Articles tagged "Effective Leadership"
Shifting to a remote work environment permanently for the foreseeable future has become a reality for many organizations. The rapid shift to remote work occurred because of the pandemic. It was a necessary response to a crisis situation that occurred quickly and without much warning. Because of that, we and our team members quickly found ways to do our jobs from our dining room tables with kids, dogs, and doorbells in the mix. It’s what we needed to do in the face of a crisis. We accepted the challenges, frustrations, and extra work as ‘just what we needed to do’ to do our jobs.
As you continue to refine your organization’s current work culture, whether remote or in-person, don’t forget your organization’s values. Your organization’s values are your organization’s ‘House Rules.’ They define the behaviors that are expected, day in and day out, of everyone who takes a paycheck from your organization or who represents it. If someone doesn’t want to abide by your organization’s values, fine. They are simply choosing to work someplace else.
When things start to settle a bit in your world as you adjust to the new reality caused by the global COVID-19 Pandemic, be prepared to dramatically revise your strategic plan. It’s no longer strategically viable. Whether your operations experience a positive or negative impact for two weeks or two years, the future work world you were envisioning when your plan was created no longer exists.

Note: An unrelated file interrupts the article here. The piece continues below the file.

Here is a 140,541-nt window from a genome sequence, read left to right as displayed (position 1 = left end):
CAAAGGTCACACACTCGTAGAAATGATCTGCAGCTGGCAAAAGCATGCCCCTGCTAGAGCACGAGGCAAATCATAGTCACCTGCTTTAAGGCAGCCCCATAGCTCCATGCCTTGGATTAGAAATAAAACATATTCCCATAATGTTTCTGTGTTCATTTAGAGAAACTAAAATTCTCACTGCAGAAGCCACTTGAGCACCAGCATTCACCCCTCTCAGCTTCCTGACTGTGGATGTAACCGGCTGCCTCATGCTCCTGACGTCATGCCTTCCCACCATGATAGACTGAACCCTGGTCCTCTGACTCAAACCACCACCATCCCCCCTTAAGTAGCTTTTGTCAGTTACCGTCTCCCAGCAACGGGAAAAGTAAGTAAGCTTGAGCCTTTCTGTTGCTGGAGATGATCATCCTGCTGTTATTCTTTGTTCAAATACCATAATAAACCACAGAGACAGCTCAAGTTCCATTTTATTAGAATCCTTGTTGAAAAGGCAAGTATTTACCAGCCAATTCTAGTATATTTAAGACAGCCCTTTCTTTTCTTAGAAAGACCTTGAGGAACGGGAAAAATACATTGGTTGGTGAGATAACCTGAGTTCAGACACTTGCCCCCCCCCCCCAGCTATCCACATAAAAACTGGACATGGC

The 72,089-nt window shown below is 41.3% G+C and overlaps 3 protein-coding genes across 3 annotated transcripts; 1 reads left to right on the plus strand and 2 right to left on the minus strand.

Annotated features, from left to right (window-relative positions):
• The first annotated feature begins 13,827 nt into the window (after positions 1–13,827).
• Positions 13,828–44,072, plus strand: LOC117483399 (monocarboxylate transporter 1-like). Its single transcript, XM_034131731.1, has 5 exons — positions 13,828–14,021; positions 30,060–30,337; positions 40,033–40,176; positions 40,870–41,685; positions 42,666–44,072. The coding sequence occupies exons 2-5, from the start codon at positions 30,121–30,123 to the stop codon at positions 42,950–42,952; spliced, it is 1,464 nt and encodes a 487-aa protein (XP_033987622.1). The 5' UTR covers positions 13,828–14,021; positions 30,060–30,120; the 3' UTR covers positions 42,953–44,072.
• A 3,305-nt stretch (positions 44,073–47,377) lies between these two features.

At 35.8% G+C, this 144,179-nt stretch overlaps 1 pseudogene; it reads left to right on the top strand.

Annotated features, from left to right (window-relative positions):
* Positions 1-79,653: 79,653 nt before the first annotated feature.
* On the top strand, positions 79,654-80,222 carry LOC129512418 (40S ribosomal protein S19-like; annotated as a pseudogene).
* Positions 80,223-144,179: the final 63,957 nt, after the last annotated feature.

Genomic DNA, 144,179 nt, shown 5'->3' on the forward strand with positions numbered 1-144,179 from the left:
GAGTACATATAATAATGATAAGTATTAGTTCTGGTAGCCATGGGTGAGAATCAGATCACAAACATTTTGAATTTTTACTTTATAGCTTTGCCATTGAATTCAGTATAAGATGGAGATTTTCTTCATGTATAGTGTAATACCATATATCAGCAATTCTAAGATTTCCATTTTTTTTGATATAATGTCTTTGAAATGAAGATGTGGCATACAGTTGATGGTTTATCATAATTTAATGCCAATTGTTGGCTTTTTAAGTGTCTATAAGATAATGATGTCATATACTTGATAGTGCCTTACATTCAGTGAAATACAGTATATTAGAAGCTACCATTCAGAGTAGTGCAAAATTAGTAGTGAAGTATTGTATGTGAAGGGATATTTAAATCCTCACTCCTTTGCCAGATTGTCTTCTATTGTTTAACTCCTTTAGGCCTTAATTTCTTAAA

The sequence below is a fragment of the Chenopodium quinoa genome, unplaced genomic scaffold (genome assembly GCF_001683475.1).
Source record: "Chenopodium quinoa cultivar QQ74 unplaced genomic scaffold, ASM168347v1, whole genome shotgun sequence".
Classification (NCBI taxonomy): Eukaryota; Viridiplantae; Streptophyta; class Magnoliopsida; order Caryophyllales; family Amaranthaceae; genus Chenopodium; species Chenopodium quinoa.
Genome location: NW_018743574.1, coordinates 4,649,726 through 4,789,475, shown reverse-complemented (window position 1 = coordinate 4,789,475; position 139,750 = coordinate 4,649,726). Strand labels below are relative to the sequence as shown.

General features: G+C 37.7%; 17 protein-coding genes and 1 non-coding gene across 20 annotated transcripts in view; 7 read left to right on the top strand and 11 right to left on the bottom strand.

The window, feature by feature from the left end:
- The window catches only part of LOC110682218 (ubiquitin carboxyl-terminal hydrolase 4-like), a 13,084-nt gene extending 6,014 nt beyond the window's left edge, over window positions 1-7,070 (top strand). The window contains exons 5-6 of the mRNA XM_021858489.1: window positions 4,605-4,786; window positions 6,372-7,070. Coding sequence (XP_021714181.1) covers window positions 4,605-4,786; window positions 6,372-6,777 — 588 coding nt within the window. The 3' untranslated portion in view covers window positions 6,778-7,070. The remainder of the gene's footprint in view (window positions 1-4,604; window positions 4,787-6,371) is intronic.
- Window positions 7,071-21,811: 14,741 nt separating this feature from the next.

With most of the country now entering the second week of voluntary or mandatory quarantine and no or remote-work status, our personal and work worlds have changed. As a leader, be prepared to lead your teams to and through their emotional, psychological and physical reactions to the changes they’re experiencing. How you lead your teams in the second stage of change will exemplify how you can or can not lead in crises.
One of the many pleasures of my work is that I have the opportunity to observe, work with, learn from, and laugh with some incredibly good leaders. I also am able to experience others, who, though well-meaning, create more work, confusion, and frustration than they realize. One of the fundamental differences in these two types of leaders is that those who I view as ‘good leaders’ intentionally reassess and develop their own leadership skills while they dedicate time and resources to developing the leadership skills in others. Why? Good leaders realize one simple truth: The more skills their teams have, and the more united they are in their actions, the stronger they will perform. Win - Win - Win.